4. In part 1 of NFL theorem, does $\sum_D$ mean summing over all training sets with a fixed training size $n$?
5. If further summing over all possible values in $\mathbb{N}$ of training size $n$ in part 1, the result is still 0, right?
6. In the formula of $\mathcal{E}_k(E|F,n)$, if I change $\sum_{x \notin D}$ to $\sum_x$, i.e. $x$ is not necessarily restricted to be outside the training set, will both parts in NFL theorem still be true?
7. If the true relation between $x$ and $y$ are not assumed to be a deterministic function $F$ as $y=F(x)$, but instead conditional distributions $P(y|x)$, or a joint distribution $P(x,y)$ which is equivalent to knowing $P(y|x)$ and $P(x)$ (also see my another question), then I can change $\mathcal{E}_k (E|F,n)$ to be $$\mathcal{E}_k(E|P(x,y),n) = \mathcal{E}_{x,y} [1-\delta(y, h(x))] P_k(h(x)|D)$$ (with the strange $P_k(h(x)|D)$ pointed out in part 1 and 2). Are the two parts in NFL theorem still true?

Thanks and regards!

• Is $\delta$ the Dirac/Kronecker-delta? In$$\mathcal{E}_k(E|F,n) = \sum_{x\notin D} P(x) [1-\delta(F(x), h(x))] P_k(h(x)|D)$$
– user70990
Aug 25, 2016 at 8:54
• Is this No Free Lunch theorem the same as the Halting problem ? Are they connected ?
– user70990
Aug 25, 2016 at 9:07

I will answer the questions that I think I know the answers to.

1. This answer is no because you are picking an $x$ that wasn't part of the fit set $D$ and so $h$ depends on $x$.
2. $h$ is only evaluated at the values $x$ in the test set to obtain the expected error rate so it is not evaluated over the entire set $H$ but only at the discrete set of $x$'s in the test set.
3. $\mathcal{E}_i(E|F, D)$ is the expected off training set error rate given the function $F$ and the training set $D$. But $\mathcal{E}_i(E|F, n)$ I think is different because you are only conditioning on the number of training points $n$ and not the actual $x$ values. But this is puzzling given the subsequent statements.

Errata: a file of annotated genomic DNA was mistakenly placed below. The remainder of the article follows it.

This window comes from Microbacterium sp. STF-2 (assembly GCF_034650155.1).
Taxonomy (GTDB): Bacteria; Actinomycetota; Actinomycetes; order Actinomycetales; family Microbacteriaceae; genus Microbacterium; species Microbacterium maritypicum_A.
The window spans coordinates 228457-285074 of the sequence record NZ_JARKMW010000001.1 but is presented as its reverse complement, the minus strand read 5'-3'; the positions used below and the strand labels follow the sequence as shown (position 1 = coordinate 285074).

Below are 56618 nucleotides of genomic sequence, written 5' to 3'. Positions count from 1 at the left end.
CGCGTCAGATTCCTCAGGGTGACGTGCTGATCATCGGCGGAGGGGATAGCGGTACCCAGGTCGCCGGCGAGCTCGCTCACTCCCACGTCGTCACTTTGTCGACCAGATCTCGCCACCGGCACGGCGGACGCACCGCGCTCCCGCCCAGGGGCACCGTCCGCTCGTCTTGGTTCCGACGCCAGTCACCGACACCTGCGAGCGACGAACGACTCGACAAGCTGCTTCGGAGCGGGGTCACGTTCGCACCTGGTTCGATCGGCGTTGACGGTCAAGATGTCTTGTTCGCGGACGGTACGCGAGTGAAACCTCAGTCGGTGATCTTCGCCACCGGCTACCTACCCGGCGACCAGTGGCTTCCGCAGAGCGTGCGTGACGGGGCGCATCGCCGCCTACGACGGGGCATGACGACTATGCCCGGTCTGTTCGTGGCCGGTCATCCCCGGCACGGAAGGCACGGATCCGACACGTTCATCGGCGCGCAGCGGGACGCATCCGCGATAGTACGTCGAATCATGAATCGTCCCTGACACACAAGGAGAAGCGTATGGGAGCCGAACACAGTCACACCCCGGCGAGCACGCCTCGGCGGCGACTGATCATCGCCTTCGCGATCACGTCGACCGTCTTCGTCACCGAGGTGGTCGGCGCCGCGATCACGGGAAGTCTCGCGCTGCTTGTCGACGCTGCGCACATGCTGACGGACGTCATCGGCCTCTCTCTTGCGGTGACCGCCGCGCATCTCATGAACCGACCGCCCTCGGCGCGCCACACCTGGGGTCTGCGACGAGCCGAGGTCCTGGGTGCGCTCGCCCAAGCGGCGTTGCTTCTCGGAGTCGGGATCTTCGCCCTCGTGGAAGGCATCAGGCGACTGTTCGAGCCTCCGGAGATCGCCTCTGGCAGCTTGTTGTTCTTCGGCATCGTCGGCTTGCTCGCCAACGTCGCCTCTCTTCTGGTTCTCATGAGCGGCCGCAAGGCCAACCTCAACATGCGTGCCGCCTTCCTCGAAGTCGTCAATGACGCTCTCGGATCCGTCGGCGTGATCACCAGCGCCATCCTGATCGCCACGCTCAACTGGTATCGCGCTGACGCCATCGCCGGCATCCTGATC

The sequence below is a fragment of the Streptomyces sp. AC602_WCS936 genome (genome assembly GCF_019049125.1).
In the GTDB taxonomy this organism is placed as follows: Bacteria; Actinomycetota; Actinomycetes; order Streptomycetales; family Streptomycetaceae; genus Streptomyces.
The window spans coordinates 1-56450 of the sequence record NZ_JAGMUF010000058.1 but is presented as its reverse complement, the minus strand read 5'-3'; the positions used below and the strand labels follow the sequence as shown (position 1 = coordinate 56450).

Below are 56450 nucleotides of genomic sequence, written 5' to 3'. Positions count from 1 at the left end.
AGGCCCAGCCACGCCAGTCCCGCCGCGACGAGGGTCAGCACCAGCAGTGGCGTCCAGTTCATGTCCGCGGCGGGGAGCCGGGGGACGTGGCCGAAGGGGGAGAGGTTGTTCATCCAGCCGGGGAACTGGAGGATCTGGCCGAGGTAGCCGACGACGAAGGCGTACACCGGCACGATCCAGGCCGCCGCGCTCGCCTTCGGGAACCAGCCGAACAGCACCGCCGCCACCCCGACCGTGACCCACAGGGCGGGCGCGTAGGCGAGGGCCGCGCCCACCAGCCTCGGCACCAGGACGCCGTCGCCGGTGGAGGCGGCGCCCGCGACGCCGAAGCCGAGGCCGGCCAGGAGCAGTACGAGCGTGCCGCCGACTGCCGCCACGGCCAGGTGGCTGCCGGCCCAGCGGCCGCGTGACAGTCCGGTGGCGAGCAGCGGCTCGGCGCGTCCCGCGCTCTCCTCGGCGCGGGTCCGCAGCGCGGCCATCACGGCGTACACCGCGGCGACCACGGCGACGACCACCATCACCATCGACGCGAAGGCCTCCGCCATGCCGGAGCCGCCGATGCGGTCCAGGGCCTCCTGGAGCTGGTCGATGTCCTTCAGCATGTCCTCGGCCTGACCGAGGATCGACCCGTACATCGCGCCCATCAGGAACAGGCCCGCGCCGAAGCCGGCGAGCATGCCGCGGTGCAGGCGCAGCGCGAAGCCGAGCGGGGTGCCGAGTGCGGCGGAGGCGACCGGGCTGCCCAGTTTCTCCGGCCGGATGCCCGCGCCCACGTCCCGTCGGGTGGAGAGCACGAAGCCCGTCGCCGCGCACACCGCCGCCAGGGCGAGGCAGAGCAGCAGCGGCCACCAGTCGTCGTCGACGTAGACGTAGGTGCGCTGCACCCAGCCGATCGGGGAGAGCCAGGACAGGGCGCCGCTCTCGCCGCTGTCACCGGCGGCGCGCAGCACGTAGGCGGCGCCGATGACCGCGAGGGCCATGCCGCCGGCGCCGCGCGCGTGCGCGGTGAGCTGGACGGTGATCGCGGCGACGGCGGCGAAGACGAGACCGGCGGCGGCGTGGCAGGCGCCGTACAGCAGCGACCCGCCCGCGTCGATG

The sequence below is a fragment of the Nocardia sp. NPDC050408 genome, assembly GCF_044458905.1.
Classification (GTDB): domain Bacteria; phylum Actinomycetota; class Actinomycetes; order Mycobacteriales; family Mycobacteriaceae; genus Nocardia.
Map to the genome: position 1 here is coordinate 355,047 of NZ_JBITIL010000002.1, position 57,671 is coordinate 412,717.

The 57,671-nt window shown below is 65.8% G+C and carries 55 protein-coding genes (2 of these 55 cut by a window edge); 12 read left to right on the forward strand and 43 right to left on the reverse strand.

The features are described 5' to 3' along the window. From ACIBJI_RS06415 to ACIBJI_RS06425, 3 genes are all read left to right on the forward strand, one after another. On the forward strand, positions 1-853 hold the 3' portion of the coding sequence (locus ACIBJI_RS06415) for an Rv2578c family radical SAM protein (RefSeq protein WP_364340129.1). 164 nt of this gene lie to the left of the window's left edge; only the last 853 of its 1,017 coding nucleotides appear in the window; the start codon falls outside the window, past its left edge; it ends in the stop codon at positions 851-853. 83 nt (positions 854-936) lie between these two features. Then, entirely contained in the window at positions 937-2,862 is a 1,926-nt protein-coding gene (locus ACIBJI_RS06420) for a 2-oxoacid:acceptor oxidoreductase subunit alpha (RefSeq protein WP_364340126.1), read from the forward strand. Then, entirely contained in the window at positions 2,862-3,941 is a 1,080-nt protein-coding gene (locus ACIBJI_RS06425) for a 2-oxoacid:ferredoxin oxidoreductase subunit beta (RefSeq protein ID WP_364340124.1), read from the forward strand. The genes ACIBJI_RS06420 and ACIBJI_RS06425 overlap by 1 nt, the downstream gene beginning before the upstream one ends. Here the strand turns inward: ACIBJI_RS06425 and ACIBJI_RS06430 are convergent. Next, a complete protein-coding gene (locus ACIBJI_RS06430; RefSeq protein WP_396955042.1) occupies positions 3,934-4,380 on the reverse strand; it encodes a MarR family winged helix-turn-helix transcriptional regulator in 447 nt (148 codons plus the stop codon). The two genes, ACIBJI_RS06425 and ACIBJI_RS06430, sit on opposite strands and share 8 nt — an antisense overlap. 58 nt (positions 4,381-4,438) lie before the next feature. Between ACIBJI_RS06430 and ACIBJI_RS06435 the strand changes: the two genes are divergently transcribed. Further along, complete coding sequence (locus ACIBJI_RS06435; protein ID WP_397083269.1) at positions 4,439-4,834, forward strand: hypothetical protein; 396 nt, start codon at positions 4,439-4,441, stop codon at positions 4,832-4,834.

4. $D$ is the set of training vectors. There are $n$ training vectors in $D$. So you are summing over the fixed $n$ training vectors in $D$. There is only one set $D$.
5. I think the answer to 5 is no. The notation seems to be a bit confusing.

Can't comment on 6 and 7.

• +1. Welcome to the site, I'm a big fan of your reviews on Amazon. Excuse my presumption in editing, mathematical notation is mostly done by putting $'s on both sides of something. If you click on the yellow-circle-? in the upper right when writing, you'll see a link for "advanced help" which will give more info; also, you can right-click on some existing mathjax (such as any of the above) & select "Show Math As -> TeX commands" to see how it was done. May 2, 2012 at 16:53 • In other words, @gung is saying: This site supports$\LaTeX\$ in (almost) exactly the way you'd expect it to, including display math. Welcome to the site. May 2, 2012 at 17:15
• @Michael Please allow me to add my welcome to these others: I am delighted to see you here. (Michael has made exceptionally knowledgeable contributions on American Statistical Association discussion lists.)
– whuber
May 3, 2012 at 15:04